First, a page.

Thanks for the responses. I just hadn't run into a week where my legs felt spent quite like this week. I have a vacation coming up in a few weeks on the beach, so I'll definitely be able to get some good, flat, base miles in.
Nothing pathetic about it! Your out there training, and can expect to have some tired days. There is nothing wrong with staying off the bike for a day or two to help recovery. Unless your off the bike for over a week, you should not lose any significant base training. I walk on my off days, usually 8 miles, 2 days a week.
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Old 04-23-05, 07:01 AM   #8
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Whats wrong with hills during base training? Hills have exellent bases. Proof? They rarely fall down even while holding massive buildings and such. What could be better for base training than something with a great base? No need to fly up, but there is no real slacking either or you'll quickly coast to a stop.
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Old 04-23-05, 07:14 AM   #9
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Appreciate the encouragemet, TrekDan, thanks.

If I were in better shape, i.e. 20-25 lbs. lighter, these hills would be a snap. I have some very good riding available to me just outside of town. Only problem is a few of these are wicked steep. I have a 12-15 in back with a double up front, so I could consider a 27t in the cassette maybe, but a triple would really be a waste I think. No hill is longer than a 1/2 mile climb, and there's generally enough flat between hills to recover.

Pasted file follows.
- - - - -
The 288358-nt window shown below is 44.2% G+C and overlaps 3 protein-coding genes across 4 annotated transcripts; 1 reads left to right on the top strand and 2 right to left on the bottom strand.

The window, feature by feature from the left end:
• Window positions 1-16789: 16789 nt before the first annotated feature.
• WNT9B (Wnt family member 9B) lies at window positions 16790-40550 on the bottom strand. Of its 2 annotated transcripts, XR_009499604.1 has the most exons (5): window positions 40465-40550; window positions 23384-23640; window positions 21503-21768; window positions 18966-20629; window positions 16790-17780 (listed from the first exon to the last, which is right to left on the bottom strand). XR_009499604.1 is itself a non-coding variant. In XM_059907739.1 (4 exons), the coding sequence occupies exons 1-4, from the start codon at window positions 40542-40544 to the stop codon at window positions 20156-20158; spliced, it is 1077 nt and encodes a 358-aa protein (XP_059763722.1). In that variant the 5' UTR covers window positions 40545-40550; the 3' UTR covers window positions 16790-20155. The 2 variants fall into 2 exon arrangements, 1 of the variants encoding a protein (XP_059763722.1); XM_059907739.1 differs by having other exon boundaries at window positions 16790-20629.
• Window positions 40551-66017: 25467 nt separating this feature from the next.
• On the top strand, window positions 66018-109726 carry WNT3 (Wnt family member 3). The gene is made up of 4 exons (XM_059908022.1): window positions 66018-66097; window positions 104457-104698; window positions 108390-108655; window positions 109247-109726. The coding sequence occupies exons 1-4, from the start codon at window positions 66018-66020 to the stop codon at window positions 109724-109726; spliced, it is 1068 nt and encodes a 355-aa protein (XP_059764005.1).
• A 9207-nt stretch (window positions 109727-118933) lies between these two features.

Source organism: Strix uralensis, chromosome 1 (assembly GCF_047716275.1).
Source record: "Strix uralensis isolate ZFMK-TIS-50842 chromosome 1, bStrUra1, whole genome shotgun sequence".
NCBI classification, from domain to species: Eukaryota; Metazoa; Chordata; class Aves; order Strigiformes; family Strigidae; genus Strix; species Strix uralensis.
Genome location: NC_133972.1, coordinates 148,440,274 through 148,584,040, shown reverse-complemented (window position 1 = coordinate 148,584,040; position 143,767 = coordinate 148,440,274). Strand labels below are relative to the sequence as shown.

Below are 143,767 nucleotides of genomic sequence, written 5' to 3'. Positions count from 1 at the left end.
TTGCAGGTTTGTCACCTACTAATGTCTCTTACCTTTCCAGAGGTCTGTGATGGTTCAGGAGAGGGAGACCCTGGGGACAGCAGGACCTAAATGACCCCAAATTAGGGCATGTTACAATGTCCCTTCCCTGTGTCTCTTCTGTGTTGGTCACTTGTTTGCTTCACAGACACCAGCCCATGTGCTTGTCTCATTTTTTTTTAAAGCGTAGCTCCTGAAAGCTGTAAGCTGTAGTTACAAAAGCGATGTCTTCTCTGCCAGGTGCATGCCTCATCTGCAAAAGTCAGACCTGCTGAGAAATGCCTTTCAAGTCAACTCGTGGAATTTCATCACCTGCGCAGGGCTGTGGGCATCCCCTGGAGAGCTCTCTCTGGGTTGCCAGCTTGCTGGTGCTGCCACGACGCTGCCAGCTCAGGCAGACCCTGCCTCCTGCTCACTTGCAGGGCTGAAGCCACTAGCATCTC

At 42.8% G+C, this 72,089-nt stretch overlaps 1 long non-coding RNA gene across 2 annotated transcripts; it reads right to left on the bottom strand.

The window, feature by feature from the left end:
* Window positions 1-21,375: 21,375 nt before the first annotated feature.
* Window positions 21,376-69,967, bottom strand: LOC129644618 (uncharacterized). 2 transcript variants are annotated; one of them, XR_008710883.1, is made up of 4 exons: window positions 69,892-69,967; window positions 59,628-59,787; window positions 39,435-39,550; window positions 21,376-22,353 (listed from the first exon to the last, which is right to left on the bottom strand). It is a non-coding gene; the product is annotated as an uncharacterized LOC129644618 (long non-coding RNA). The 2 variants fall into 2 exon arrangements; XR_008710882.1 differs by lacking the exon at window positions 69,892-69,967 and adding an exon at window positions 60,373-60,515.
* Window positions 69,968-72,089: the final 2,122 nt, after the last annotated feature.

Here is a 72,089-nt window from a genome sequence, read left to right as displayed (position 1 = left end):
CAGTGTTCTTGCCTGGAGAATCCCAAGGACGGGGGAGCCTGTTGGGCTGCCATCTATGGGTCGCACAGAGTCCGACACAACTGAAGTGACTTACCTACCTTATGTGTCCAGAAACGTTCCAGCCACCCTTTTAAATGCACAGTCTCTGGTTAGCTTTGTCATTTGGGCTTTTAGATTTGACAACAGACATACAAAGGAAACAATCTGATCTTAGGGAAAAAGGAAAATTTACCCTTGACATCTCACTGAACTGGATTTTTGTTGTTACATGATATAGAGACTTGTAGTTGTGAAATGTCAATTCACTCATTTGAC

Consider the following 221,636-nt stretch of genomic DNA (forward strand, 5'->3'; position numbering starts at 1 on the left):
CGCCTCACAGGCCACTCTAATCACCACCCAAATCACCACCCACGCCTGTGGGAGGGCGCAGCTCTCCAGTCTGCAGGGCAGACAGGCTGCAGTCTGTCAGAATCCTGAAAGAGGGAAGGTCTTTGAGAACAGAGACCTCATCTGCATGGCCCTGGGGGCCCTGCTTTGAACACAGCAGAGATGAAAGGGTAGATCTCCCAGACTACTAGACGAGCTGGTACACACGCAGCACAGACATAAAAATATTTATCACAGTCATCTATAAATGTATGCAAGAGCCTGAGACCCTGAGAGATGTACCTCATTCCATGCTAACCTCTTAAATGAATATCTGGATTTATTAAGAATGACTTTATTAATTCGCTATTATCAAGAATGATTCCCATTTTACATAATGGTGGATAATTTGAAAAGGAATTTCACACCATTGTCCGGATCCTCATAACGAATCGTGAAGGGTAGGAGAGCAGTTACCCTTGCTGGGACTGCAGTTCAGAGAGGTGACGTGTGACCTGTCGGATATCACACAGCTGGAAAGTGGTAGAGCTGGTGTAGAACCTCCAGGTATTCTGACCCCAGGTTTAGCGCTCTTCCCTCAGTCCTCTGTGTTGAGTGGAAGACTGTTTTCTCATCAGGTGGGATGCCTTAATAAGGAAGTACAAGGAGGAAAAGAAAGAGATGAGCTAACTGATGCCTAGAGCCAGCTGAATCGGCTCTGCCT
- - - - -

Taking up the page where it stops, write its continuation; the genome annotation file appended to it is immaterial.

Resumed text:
I'm going to book a massage mid-late next week. Sounds like just the thing I need.
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Old 04-23-05, 02:53 PM   #10
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I hear ya re/the good weather thing. If you've had the same kind of winter and spring as us, the nice days are long overdue. Lower 50s and breezy tomorrow here.

I'm a huge fan of the 27t cassette. Way less $$ or trouble than going to a triple, and you can always pop on a 12-25 or 12-23 when the occasion calls for it.

(Could be worse, as I type the TdG leaders are climbing Brasstown Bald and it's hailing, fer cryin' out loud!)
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Old 04-23-05, 05:24 PM   #11
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Quote:
Originally Posted by gcasillo
If its possible to overtrain during base miles, I managed to do it.
Do you use a Polar heart monitor that communicates with a computer? If so, there's a feature in the Polar software called "exertion", which is supposed to be the amount of stress you've put your body under. I just started using it as a sanity check of how much fatigue I'm accumulating. I like to look at it on days when I feel tired, to see if I've been working harder lately. I also use it to estimate when I need to take a recovery day.